Thought #2: Wait, the rocking chair “from [her] baby days” is still in her room? The one she lived in growing up? That can’t be healthy. And you have to love how she refers to her infancy as “my baby days”. Like it was some phase she passed through.

Yeah, I tried out the baby thing. Worked for a while, but I got a little sick of it. It was just so last week, you know?

She’s Got Issues: She plans out her crying sessions, apparently. Yup, Bella’s a weird one all right.

Egotist Protagonist: For the love of Pete, stop talking bout yourself already! There are six full paragraphs of describing and philosophizing about herself and her oh-so-unique teenager-y problems here. Get over yourself, babe.

*Sigh*: Oh, she’s claustrophobic too? Great. Just great. Keep it coming, Steph, you’re character’s not quite enough of a basket case yet. What else ya got?

Notable Quote #3: “Charlie left first, off to the police station that was his wife and family.”

I think I know what she’s trying to say here, but could she really not think of any better way to say it? This makes it sound like some sort of obsessive sexual fetish, not simply a guy who works too much.

Thought #3: What Meyer has neglected to give me here, amongst her heaping helpings of vagaries and piles of descriptions that don’t actually seem to describe much in particular, is a reason to care about her character. Aside from the fact that she seems to be a mentally screwed up weirdo from a broken home, I don’t know why Bella is of interest. Where is the conflict? Where is the story goal? Where is the plot going? My only hints are a few mysterious clues so forced and pointless it’s laughable.

Some weird girl from Phoenix moved to a cold place she hates for some reason even though she didn’t want to. Woo. Get to the point.

Notable Quote #4: “I can do this, I lied to myself feebly. No one was going to bite me.”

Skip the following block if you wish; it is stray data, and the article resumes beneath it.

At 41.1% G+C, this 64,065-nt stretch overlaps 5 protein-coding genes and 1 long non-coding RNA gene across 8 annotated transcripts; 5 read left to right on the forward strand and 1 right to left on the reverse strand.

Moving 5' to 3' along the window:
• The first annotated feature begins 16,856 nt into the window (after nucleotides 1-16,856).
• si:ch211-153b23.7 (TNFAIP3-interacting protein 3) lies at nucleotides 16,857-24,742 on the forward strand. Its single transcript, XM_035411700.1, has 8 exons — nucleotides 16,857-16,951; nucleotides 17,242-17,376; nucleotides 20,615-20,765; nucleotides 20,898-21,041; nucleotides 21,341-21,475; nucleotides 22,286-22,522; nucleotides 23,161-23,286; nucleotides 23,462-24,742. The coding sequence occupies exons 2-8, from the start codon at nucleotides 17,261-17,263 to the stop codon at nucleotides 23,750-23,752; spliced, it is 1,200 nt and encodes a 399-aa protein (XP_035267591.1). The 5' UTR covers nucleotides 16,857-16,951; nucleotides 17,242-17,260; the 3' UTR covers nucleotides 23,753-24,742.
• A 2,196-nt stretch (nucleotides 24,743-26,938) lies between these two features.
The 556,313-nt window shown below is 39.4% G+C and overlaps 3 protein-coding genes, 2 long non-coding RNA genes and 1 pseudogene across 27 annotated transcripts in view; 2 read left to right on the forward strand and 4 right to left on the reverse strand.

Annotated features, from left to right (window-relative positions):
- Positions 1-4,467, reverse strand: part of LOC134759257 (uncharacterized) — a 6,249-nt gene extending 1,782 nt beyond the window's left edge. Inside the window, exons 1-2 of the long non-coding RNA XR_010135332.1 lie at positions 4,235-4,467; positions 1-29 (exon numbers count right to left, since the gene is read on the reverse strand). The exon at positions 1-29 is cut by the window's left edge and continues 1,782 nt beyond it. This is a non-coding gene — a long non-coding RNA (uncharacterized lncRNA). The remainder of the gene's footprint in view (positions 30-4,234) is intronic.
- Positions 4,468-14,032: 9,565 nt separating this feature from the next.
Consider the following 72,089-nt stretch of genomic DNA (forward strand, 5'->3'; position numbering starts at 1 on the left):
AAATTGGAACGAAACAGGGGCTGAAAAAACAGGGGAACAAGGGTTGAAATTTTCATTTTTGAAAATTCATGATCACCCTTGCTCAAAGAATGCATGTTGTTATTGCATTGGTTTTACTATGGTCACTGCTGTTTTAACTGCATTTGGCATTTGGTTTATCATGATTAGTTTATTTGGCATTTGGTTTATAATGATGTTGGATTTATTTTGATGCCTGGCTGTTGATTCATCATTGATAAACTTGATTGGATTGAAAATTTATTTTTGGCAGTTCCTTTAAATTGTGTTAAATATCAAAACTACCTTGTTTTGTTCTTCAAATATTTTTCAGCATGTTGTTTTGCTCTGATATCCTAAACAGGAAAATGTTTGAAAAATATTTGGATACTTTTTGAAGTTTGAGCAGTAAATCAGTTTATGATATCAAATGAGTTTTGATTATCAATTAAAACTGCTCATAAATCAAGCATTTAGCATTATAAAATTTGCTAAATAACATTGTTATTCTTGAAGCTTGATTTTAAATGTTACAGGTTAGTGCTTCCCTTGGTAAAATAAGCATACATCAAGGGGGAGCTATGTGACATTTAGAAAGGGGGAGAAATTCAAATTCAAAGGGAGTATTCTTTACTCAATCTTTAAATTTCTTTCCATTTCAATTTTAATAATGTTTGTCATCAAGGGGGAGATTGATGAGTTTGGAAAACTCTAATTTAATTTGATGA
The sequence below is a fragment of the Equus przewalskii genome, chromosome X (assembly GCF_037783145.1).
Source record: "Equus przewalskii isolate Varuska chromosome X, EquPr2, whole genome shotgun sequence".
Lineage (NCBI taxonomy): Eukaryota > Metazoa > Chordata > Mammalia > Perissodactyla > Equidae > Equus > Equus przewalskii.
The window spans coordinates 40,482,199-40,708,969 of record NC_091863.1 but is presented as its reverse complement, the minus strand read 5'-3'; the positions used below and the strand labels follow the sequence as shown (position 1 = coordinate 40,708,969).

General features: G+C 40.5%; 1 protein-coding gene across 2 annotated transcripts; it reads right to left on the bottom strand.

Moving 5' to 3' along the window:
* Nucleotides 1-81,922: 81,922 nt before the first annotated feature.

Oh ha ha. Very funny.

Notable Quote #5: “My plain black jacket didn’t stand out, I noticed with relief.”

Why would a plain jacket ever stand out? Isn’t that the point of wearing something plain? Not to stand out? You’d think the thing that would stand out here would be, you know, her. The one person in the small school everyone knows is new and should be staring at like some sort of state fair sideshow attraction but are apparently not noticing for some reason, which kind of goes against all the details of the place that have been laid out so far. Way to go with the consistency there, Steph.

Notable Quote #6: “[Bella’s new teacher] gawked at me when he saw my name — not an encouraging response — and of course I flushed tomato red.”

Um, ew. Unless Mr. Mason here happens to be in a federal database of some sort, this is not a reaction that a teacher of children should have.

Contemplating Bella: I can feel myself slowly growing to despise Bella. My casual indifference is slowly turning into something far more sinister. Call me crazy, but I find something unappealing about the way she seems to consider herself a paragon of perfection next to the inbred hillbilly freaks that are, of all the terrible sins to have to suffer, trying to politely introduce themselves to her and make her feel at home in her new town. The concepts of hospitality and friendliness seem to be totally lost on this poor girl.

It all goes further to prove my belief that her loneliness is completely self-inflicted. Why should I feel sorry for this poor creature, scheduling sadness sessions in her day planner in some pathetic attempt to induce sympathy, when she won’t so much as try to make connections with other human beings?

Thought #4: I have reason to believe that Edward is a sexually frustrated weirdo due to the whole “vampire” thing, but I see no logical reason why he should act actively angry at Bella when he first meets her. What kind of stalker-wannabe acts like that? This reeks of an author trying too hard to be deceptive.

Angry Bella: Oh great, she cries when she’s angry too. Doesn’t get enough of the good ol’ tears in her scheduled sessions, apparently.

Actual legitimate question: Does anybody actually respond to anger by crying? Is this a real human response? I’ve certainly never heard of anything like it before, but I’m no expert. Still seems odd to me.

Thought #5: The gym teacher’s name is Coach Clapp? That’s both horribly inappropriate and terrifically entertaining.

Notable Quote #7: “[Edward] was so mean. It wasn’t fair.”

You’re a stuck up, antisocial bitch. Get over it.

Farewell: Until next time, dear readers. Wish me luck. It’s not getting any easier from here….